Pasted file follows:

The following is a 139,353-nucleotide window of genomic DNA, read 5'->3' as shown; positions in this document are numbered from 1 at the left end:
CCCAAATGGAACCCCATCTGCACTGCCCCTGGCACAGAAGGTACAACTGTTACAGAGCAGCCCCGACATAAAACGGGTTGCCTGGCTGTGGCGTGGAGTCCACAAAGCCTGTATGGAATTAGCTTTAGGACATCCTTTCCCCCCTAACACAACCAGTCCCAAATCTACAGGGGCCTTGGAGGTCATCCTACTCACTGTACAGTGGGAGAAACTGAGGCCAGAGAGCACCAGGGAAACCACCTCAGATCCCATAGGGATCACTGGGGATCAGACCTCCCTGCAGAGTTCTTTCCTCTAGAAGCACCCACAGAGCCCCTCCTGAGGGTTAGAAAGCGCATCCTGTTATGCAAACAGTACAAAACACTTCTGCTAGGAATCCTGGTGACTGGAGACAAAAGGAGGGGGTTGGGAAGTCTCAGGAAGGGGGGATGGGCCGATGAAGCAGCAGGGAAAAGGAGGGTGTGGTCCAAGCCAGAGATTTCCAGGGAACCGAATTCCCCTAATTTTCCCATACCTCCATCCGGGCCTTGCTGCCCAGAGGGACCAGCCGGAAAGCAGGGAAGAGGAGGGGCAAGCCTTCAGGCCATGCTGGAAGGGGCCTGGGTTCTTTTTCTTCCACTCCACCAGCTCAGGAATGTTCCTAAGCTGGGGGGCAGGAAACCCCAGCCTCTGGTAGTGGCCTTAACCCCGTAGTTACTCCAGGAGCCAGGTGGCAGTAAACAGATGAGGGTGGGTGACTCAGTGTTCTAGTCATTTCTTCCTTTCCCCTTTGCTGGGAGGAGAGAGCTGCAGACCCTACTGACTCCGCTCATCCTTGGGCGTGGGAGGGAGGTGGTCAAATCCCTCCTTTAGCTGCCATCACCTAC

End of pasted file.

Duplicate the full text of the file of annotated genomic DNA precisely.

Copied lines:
The following is a 139,353-nucleotide window of genomic DNA, read 5'->3' as shown; positions in this document are numbered from 1 at the left end:
CCCAAATGGAACCCCATCTGCACTGCCCCTGGCACAGAAGGTACAACTGTTACAGAGCAGCCCCGACATAAAACGGGTTGCCTGGCTGTGGCGTGGAGTCCACAAAGCCTGTATGGAATTAGCTTTAGGACATCCTTTCCCCCCTAACACAACCAGTCCCAAATCTACAGGGGCCTTGGAGGTCATCCTACTCACTGTACAGTGGGAGAAACTGAGGCCAGAGAGCACCAGGGAAACCACCTCAGATCCCATAGGGATCACTGGGGATCAGACCTCCCTGCAGAGTTCTTTCCTCTAGAAGCACCCACAGAGCCCCTCCTGAGGGTTAGAAAGCGCATCCTGTTATGCAAACAGTACAAAACACTTCTGCTAGGAATCCTGGTGACTGGAGACAAAAGGAGGGGGTTGGGAAGTCTCAGGAAGGGGGGATGGGCCGATGAAGCAGCAGGGAAAAGGAGGGTGTGGTCCAAGCCAGAGATTTCCAGGGAACCGAATTCCCCTAATTTTCCCATACCTCCATCCGGGCCTTGCTGCCCAGAGGGACCAGCCGGAAAGCAGGGAAGAGGAGGGGCAAGCCTTCAGGCCATGCTGGAAGGGGCCTGGGTTCTTTTTCTTCCACTCCACCAGCTCAGGAATGTTCCTAAGCTGGGGGGCAGGAAACCCCAGCCTCTGGTAGTGGCCTTAACCCCGTAGTTACTCCAGGAGCCAGGTGGCAGTAAACAGATGAGGGTGGGTGACTCAGTGTTCTAGTCATTTCTTCCTTTCCCCTTTGCTGGGAGGAGAGAGCTGCAGACCCTACTGACTCCGCTCATCCTTGGGCGTGGGAGGGAGGTGGTCAAATCCCTCCTTTAGCTGCCATCACCTAC